During my semester abroad in Japan a friend of mine loaned me the book, “The Asian Mystique: Dragon Ladies, Geisha Girls, & Our Fantasies of the Exotic Orient” by Sheridan Prasso. Although I didn’t have the opportunity to finish it, much of our discussion in class last Thursday reminded me of this book and I encourage any of you interested to read it. Prasso examines Asian culture and evaluates cross cultural interactions between the East and West, as well as the stereotypes held by the West of the East that are based on expectations of a culture rather than reality.
At one of our last meetings, as we began to explore the background of Asian American women, we discussed the connections between reality and stereotypes. Where does a stereotype originate and do stereotypes hold any truth? As you may recall we did discuss how some stereotypes do hold truth because of events that have happened in the past. But as time goes on and each generation changes it seems to be more and more difficult to break free of these stereotypes.
What reminded me of Prasso’s book was our discussion on sexuality and Asian Women. At one point while reading Prasso’s book it is discussed that there are women, who I believe were of Filipino decent, who are advertised on the street as being able to pop ping pong balls out of their vaginal areas in order to make money in the red light district. As we have discussed, one of the many stereotypes of Asian and Asian American women is a mysterious sexuality and interest in sex. Prasso claims that it is because of these realities and situations that some women in Asian countries have to stoop to the stereotypes that the West has of them.
Similarly, in Dogeaters, Hagedorn explores the theme of sexuality through the characters of Lolita Luna and Joey. The shower boys and various affairs that Joey and Lolita go through in search for a better life, an American life, represent the struggle that many Filipinos went through at this time. With nothing else, it was sexuality that they used this to survive. After reading the examples that Hagedorn presents it occurred to me that many stereotypes that America holds of Asian American Women are in part because of the realties of the history of their ancestors.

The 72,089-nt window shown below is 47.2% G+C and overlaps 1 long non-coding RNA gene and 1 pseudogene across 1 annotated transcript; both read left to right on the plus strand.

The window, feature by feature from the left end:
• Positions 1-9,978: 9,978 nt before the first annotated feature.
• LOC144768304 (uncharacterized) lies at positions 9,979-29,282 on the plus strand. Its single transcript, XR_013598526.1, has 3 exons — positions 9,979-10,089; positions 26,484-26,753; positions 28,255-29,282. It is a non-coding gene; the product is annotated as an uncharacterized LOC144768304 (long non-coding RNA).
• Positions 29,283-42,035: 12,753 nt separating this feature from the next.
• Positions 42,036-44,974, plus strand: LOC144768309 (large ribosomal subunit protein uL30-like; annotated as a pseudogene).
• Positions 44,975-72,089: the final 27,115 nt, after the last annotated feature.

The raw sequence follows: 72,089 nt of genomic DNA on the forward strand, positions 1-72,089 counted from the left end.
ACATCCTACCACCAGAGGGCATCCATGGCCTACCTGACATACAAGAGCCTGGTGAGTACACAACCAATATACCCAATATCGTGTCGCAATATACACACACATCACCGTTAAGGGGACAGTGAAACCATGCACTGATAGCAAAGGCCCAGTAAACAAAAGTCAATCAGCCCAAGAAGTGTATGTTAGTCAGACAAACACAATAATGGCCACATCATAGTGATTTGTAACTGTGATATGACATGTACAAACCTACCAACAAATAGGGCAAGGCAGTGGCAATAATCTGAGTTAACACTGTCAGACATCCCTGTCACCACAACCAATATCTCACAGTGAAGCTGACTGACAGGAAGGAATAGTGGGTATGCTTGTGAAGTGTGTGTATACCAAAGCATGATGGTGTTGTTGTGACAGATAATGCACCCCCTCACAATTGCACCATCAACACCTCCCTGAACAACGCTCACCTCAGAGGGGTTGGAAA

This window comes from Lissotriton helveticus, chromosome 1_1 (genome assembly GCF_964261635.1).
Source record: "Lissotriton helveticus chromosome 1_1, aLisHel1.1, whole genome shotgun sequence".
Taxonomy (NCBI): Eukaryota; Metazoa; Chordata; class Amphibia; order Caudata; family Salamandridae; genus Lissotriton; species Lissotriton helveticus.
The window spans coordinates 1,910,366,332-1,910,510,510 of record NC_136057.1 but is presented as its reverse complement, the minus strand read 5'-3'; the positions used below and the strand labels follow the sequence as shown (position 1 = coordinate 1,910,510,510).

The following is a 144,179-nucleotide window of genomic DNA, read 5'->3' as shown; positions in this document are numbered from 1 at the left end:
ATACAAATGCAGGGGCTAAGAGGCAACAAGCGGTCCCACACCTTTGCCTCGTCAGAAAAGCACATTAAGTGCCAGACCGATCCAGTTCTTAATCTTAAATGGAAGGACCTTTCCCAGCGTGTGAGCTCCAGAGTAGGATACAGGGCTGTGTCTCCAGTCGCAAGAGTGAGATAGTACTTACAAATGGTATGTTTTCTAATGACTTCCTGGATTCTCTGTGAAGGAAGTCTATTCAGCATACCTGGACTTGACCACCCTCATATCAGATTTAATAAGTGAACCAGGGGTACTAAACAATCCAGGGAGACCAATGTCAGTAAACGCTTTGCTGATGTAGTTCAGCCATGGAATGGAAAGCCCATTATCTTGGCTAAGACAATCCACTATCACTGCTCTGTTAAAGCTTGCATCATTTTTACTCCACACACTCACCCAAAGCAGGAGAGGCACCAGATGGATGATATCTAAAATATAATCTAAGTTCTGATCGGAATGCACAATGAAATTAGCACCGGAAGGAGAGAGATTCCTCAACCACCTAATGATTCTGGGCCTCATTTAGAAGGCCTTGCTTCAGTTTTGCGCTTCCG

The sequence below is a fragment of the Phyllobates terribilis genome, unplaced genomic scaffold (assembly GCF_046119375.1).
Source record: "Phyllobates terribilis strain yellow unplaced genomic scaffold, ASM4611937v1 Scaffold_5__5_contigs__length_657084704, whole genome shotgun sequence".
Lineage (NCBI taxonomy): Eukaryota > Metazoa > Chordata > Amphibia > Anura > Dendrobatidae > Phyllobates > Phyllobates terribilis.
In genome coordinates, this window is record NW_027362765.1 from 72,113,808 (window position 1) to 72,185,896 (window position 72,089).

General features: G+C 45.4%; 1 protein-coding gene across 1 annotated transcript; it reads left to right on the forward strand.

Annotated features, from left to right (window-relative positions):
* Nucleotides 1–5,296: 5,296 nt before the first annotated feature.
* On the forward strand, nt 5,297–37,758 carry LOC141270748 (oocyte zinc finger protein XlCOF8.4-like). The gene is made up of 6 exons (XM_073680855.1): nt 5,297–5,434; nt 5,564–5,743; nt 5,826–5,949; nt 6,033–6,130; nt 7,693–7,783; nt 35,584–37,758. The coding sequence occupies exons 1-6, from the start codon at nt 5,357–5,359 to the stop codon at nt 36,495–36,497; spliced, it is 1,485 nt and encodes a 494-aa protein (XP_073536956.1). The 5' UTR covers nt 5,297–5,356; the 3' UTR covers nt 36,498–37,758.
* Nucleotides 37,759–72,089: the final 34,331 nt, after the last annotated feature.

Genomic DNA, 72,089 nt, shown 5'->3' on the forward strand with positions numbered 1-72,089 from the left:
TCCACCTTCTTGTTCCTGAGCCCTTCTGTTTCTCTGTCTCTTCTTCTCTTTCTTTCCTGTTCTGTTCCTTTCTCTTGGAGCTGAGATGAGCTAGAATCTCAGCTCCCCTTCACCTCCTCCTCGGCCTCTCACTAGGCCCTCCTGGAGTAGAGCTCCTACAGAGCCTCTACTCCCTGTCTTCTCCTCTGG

In addition, I also find it interesting that Hagedorn chooses to highlight the stereotypes of Americans in the Filipino culture as well. Americans in the novel are portrayed through the images of Hollywood that people in other countries were able to see. Aside from the glamorous aspect of Hollywood it is also because of many of these images that Caucasian Americans have the stereotypes of being fat, or rude and ignorant by other countries. Yet you don’t see as many Caucasian Americans concerned about this image.
Why is it that it is so much harder for Asian American women to break free of the stereotypes that were created in the past? Is it because Asian American women are often still portrayed in movies and the media under the same stereotypes that so many of them try to escape? Or is it just the simple fact that because there are so many more Caucasian Americans they don’t have to take these stereotypes as seriously of themselves or as offensive as some Asian Americans might of stereotypes of themselves?
It is difficult for me to formulate a set opinion on these questions because there are so many possibilities. Whether it be within the media, Hollywood or neither I have found that there are an overwhelming number of Asian Americans who allow themselves to fall into the stereotypes as excuses and jokes. I’m still unsure about my full opinion on the questions that I have raised but overall the questions that Hagedorn has caused me to raise from her themes intrigue me.